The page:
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The Right Brain and the Left Brain and Home Buying
The American Dream for the majority of people still includes home ownership, even after a decade of housing woes. Wanting to paint my walls the color of my choice, wanting a yard for my dog or kids, hanging my pictures on the nail in the wall, and wanting a place that I can call home… all these sentiments that come from the left and right sides of the brain are the intangible values that move people to make what will most likely be the most complicated and expensive purchase of their lives.
The Right Brain Has Reasons to Purchase A Home
The right hemisphere of the human brain is the creative area of the brain. Creativity, imagination, intuition, art, music, feelings, visualization, daydreaming…all of these are governed by the right brain. Even as you read this, you may be imagining your home and surroundings. We are well acquainted with the feelings of “home”.
Owning your own home is still a part of the American Dream because most of us have warm feelings associated with “home”. We long for a place of our own to make our intrinsic dreams a reality. We want “all the feels”, and we want to create them like we want them.
The Left Brain Has Reasons to Purchase A Home
The reason usually kicks in somewhere in the process of deciding whether to buy a home instead of rent. This is for those of you who lean to the left brain for assurance:
It’s Cheaper to Buy Than to Rent
Nationally, it is 38% cheaper to buy than to rent. In all of the 100 major metropolitan areas it is cheaper to buy, according to the latest Trulia Rent Vs. Buy Survey. Interest rates have fallen and rents have risen over the last year.
Check out Realtor.com’s Rent Vs. Buy Calculator to see the details of your city.
Top 20 Most Affordable Cities – U.S. News. (Notice no Maryland city is among them.)
Frederick Maryland Rent vs. Buy
For the Frederick Maryland area, the numbers are fairly equal. The median rent for a townhouse in Frederick is $1200-1600**. The median home value is $262,000, which computes to a monthly payment of $1243, at 4.25% interest rate, including taxes and mortgage insurance, assuming a minimum 3.5% down payment. Add to this figure the tax exemption for home interest, roughly $200 a month. Your monthly figure for buying is roughly $1250*. On a surface evaluation, renting and buying are very close.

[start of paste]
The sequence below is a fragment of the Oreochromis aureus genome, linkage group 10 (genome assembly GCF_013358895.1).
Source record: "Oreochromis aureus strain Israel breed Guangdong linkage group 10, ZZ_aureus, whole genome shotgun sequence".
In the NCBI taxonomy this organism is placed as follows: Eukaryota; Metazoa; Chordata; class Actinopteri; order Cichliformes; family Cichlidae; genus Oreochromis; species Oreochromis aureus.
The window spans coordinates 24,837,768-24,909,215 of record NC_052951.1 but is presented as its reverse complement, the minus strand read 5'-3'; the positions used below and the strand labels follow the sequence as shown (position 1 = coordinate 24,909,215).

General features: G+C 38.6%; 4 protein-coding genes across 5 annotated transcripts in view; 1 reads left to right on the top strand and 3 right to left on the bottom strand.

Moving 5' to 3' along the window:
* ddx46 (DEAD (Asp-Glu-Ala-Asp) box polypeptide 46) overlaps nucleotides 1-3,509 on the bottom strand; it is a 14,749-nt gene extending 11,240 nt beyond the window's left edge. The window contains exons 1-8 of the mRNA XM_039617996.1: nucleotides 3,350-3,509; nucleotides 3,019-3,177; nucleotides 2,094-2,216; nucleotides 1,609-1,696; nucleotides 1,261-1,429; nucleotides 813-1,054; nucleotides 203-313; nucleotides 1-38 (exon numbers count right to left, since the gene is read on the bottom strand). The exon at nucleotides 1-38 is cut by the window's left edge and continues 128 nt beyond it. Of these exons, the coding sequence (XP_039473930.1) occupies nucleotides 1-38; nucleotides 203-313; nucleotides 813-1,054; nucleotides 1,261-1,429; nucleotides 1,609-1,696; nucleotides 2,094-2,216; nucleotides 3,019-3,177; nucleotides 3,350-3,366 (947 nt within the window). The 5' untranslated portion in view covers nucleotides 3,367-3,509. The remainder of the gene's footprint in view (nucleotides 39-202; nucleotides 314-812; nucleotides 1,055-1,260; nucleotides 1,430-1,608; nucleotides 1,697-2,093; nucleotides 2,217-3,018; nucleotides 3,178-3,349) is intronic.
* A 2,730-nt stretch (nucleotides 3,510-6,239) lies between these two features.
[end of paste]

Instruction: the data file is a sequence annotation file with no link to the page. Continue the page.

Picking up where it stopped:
*not a quote, just an estimate, using Bankrate’s Amortization Schedule Calculator
Assuming your rent will increase an average of 2.5% per year, a conservative figure, and assuming you own your home for 5 years, you will have saved $88,912 over the next 5 years by buying a home.
Looking at the Long Term Benefits
Breakdown of this Analysis:
Total rent over 5 years: $96,230
– Total mortgage payments over 5 years: $74,617
Monthly payment savings over 5 years of $21,613
Add to that, 5 years of equity with a mortgage balance of $229,131: $23,320
Add to that, 5 years of market appreciation of 2.5% (let’s be conservative.) $43,979
Grand Total saved buying vs. renting for 5 years: $88,912
This calculation is why most of us believe in home ownership. It’s the single most likely way to build family wealth over a lifetime. Add to these calculations, the fact that you will be living in your own house, painting it your choice of colors, mowing your own grass, and all those other right-brained considerations, and you have many more intrinsic benefits.
With the 30-year mortgage, low interest rates, and common sense financing, average American’s have been building wealth for several generations, and most of us still want to partake of this particular aspect of the American Dream.
The Left Brain and Right Brain Working Together
We recently helped a friend buy her first home in Howard County. She is a space physicist. (now when I say jokingly, “It’s not rocket science!” I’ll have real context!) She makes a living, and functions most of her waking hours with her left brain. When we began the home buying process, we told her that she would make a decision emotionally…she was appalled! Never!
Well, like most of us, she started out with financial parameters, with a list of wants, needs and preferences, and even with a list of “no way’s!” When it came down to it, she chose the home that “felt” right. Then during the negotiations, she experienced a full range of emotions that she was not used to in her everyday life.
Many people would be surprised at the psychology that the typical Realtor gets to work through with buyers and sellers. Part of our job is to help people engage in negotiations and make decisions that will bring about their goals, and make a successful home purchase for all involved, no matter what their emotional state.
The best home sales are win-win in our opinion. All involved get what they most want.
The right brain and the left brain play a part in the home buying process. When these two hemispheres are aloud to do their part, and stick to their roles, most home buyers end up with the home of their dreams.
As with most major decisions, let your right brain and your left brain do their work. Your final decision is yours, and something you want to be happy with for the long run.
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* * It depends on the neighborhood. Always consult a financial adviser or lender in matters of your finances.